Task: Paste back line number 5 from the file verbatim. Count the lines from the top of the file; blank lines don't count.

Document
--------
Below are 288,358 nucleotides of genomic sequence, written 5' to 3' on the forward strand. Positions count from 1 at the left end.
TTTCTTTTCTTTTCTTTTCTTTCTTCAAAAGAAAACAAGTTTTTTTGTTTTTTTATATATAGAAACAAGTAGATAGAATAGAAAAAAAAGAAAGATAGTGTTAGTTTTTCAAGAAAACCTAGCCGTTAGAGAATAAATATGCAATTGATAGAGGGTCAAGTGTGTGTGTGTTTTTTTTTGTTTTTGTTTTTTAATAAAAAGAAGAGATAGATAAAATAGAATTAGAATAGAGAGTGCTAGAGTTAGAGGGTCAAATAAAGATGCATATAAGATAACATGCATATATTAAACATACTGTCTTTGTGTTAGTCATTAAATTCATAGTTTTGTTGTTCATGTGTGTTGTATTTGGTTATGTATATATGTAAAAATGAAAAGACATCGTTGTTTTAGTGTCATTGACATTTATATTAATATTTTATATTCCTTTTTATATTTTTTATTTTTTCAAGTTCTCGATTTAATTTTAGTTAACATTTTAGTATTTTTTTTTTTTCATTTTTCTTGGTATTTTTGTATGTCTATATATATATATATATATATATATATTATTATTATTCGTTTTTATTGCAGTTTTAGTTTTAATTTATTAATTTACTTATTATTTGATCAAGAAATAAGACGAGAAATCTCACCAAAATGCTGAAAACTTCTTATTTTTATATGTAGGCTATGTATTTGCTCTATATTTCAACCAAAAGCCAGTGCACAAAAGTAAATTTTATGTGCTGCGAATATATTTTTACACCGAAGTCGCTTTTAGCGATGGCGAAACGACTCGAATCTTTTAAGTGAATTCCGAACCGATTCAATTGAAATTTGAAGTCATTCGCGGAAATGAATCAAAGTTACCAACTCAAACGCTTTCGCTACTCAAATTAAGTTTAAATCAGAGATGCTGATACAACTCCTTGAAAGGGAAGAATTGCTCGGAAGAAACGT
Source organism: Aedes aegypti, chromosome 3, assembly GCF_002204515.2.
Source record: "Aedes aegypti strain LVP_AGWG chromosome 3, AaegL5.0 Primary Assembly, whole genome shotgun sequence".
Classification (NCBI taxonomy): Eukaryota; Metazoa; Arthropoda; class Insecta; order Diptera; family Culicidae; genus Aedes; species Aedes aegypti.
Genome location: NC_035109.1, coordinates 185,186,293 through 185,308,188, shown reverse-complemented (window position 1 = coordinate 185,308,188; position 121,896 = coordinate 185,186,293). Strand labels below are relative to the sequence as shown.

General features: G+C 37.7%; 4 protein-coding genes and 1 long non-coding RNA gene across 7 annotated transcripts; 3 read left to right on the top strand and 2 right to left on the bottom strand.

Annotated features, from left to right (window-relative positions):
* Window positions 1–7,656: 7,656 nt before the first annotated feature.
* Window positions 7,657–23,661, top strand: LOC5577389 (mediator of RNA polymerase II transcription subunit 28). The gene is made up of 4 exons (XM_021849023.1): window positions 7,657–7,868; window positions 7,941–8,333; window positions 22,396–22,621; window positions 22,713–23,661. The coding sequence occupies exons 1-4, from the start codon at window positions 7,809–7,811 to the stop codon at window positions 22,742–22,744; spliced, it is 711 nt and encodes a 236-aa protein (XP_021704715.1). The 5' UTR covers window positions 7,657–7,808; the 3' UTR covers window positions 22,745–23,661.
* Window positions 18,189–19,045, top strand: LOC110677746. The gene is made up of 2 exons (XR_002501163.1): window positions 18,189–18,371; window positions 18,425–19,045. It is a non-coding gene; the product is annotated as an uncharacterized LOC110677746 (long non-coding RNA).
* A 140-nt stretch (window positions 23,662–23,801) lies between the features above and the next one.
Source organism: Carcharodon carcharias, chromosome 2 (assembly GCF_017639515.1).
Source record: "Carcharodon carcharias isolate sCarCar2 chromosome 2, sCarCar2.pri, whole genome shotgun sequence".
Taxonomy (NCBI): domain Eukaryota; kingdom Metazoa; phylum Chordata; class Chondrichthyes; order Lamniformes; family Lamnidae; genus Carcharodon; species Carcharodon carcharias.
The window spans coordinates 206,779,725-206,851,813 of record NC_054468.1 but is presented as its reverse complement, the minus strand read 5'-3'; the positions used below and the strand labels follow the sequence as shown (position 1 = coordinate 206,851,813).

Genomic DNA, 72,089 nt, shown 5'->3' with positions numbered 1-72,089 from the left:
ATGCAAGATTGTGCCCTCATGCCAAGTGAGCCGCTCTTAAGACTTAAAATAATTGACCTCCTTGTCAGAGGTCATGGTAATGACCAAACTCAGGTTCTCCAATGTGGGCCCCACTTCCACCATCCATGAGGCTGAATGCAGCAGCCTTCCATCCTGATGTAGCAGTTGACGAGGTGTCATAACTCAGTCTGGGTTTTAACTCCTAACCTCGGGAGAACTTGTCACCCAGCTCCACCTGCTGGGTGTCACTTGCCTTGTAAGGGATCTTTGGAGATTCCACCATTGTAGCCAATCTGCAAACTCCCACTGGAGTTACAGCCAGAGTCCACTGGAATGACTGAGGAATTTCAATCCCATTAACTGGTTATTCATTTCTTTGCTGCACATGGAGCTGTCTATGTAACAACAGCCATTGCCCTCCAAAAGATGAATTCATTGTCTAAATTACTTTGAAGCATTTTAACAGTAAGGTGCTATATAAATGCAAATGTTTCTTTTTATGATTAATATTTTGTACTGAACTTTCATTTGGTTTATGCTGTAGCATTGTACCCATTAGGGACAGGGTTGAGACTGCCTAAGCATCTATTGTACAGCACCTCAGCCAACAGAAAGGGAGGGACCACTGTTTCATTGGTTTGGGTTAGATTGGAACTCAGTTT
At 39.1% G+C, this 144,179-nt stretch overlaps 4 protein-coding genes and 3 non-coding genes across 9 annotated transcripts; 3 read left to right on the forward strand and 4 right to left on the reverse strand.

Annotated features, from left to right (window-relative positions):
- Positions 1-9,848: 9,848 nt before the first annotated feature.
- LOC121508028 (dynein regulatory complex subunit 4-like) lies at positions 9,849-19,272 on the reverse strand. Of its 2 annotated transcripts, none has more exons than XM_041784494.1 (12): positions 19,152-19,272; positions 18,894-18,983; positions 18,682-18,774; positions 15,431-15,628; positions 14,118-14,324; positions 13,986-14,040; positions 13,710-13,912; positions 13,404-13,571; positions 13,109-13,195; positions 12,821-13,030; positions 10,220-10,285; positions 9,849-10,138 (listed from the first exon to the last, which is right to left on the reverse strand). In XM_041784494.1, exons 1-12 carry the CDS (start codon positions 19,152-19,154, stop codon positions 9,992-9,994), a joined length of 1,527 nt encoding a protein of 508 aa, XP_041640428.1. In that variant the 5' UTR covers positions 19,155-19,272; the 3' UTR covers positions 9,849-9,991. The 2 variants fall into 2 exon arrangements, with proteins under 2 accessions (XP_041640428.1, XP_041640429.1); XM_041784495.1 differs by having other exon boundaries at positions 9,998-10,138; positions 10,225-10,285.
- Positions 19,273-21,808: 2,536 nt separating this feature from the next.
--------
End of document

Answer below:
Classification (NCBI taxonomy): Eukaryota; Metazoa; Arthropoda; class Insecta; order Diptera; family Culicidae; genus Aedes; species Aedes aegypti.